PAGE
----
It’s wasted youth weekend at the Spotlight. Beabetterbooktalker.com‘s Andrea Lipinski joins Cinefantastique Online’s Steve Biodrowski, Lawrence French, and Dan Persons to first cast a wary eye at the teen fantasy film, THE MORTAL INSTRUMENTS: CITY OF BONES, finding little enrichment in its melange of demon hunters, vampires, werewolves, and CW caliber lead actors. Then the panel splits opinions on THE WORLD’S END, the Edgar Wright/Simon Pegg/Nick Frost comedy in which a group of friends reunite to complete a pub crawl started in their teen years, only to have it derailed by an invasion of robots. Finally, Steve and Larry give their thoughts on the home-invasion horror film YOU’RE NEXT, which has absolutely nothing to do with stated theme, but, hey, life just isn’t convenient like that. Plus, what’s not coming to theaters next week.
Sitting down after watching the third chapter in the “Blood and Ice Cream Trilogy” (a.k.a., the Cornetto Trilogy, so named for the brand of ice cream that appears in SHAUN OF THE DEAD, HOT FUZZ, and now THE WORLD’S END), I would like to write a lengthy, detailed review noting intricate virtues of the triumphant final flavor (mint chocolate chip, for those keeping track). Unfortunately, Edgar Wright and Simon Pegg neglected to craft a triumphant film, so I cannot write that review. Far from the crowning conclusion, the third serving of Cornetto melts slowly for 109 minutes, its initial lustre resolving into a gooey, sticky mess on the sidewalk. Yes, technically it’s still mint chocolate chip, but you wouldn’t want to eat it, except to prove your unswerving fealty to the Wright-Pegg tribe.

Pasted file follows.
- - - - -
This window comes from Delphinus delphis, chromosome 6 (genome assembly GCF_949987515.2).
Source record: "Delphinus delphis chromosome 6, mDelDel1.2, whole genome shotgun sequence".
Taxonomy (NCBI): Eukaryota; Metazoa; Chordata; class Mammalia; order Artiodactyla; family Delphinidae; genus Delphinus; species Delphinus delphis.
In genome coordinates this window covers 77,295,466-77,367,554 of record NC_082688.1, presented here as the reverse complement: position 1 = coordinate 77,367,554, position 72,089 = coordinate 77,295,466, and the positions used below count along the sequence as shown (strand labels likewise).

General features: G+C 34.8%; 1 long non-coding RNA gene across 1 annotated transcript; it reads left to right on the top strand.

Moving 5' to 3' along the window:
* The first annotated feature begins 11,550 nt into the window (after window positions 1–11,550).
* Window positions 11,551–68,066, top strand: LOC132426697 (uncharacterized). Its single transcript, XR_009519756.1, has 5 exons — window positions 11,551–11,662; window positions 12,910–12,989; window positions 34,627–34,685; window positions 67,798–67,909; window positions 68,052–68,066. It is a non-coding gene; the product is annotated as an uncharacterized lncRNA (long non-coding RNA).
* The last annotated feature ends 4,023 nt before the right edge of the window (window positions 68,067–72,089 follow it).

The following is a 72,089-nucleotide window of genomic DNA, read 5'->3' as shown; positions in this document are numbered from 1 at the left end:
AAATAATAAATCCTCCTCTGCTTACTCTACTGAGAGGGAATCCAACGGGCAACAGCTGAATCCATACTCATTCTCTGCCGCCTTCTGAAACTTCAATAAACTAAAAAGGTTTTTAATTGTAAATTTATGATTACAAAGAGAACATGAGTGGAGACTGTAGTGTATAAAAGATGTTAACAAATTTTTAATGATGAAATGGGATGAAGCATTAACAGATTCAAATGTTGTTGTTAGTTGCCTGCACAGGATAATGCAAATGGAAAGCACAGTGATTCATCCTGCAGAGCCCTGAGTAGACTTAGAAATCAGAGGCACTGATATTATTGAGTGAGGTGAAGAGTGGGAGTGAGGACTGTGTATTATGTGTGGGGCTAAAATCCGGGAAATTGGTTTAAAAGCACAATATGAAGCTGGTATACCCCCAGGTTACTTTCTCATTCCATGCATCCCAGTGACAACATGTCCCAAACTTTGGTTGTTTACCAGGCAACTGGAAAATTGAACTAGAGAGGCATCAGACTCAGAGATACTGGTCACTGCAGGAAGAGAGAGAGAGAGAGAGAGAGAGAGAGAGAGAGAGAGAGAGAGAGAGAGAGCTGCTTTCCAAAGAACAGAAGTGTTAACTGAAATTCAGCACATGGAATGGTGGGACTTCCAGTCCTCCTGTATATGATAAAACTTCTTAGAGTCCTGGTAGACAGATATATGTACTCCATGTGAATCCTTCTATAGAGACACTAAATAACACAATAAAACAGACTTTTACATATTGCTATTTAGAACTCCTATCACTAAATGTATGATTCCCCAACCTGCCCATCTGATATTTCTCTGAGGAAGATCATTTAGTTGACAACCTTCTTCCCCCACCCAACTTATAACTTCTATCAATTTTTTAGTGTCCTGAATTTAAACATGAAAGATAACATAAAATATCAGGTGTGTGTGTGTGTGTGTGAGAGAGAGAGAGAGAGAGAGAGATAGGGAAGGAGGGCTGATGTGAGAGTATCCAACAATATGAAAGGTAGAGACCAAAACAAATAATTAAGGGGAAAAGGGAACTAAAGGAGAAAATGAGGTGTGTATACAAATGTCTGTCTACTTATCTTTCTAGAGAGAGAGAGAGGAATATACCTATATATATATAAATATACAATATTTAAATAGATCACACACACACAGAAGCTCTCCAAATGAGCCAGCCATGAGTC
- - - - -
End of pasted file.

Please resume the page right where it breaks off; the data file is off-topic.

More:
This time out, Pegg plays Gary King, a middle aged former big fish in a small pond, who laboriously explains the back story in a prologue sequence that turns out to be a monologue at some kind of group therapy session. Gary regrets never finishing the quest he and his friends attempted years ago, to pub-crawl their way through all twelve local establishments in their home town. With nothing else going on in his life, Gary cajoles and badgers his old mates into having a second go. What follows is a fitfully amusing but dramatically trite exploration of middle age, but wait – and you knew this was coming – there’s a twist: the small British town has been taken over by alien robots!
The sci-fi element is intended to put a jolt into the otherwise mundane story (god knows that watching Gary and company work their way through a dozen pubs is not enough to sustain a feature film), and to some extent it does enliven the proceedings. Unfortunately, the alien invasion is also intended to lend a new perspective to Gary’s predicament, forcing him and his friends to realize what’s truly important in life. Well, sort of.
You see, what’s really happening is something else – perhaps not fully intentional, but not entirely accidental, either. Gary, frankly, is a self-centered jerk; although he presents the pub-crawl as a chance for him and his friends to reunite, the exercise really serves only his needs, and everyone else is just along for the ride, because he would feel incomplete without his posse. In his context, the threat of alien invasion does not force a revaluation of Gary’s personal priorities; it serves to reinforce – or at least, eclipse – his personal failings. Along with his friends on screen, we in the audience are supposed to forget about what a louse Gary is, because how important is that when the world’s end is nigh?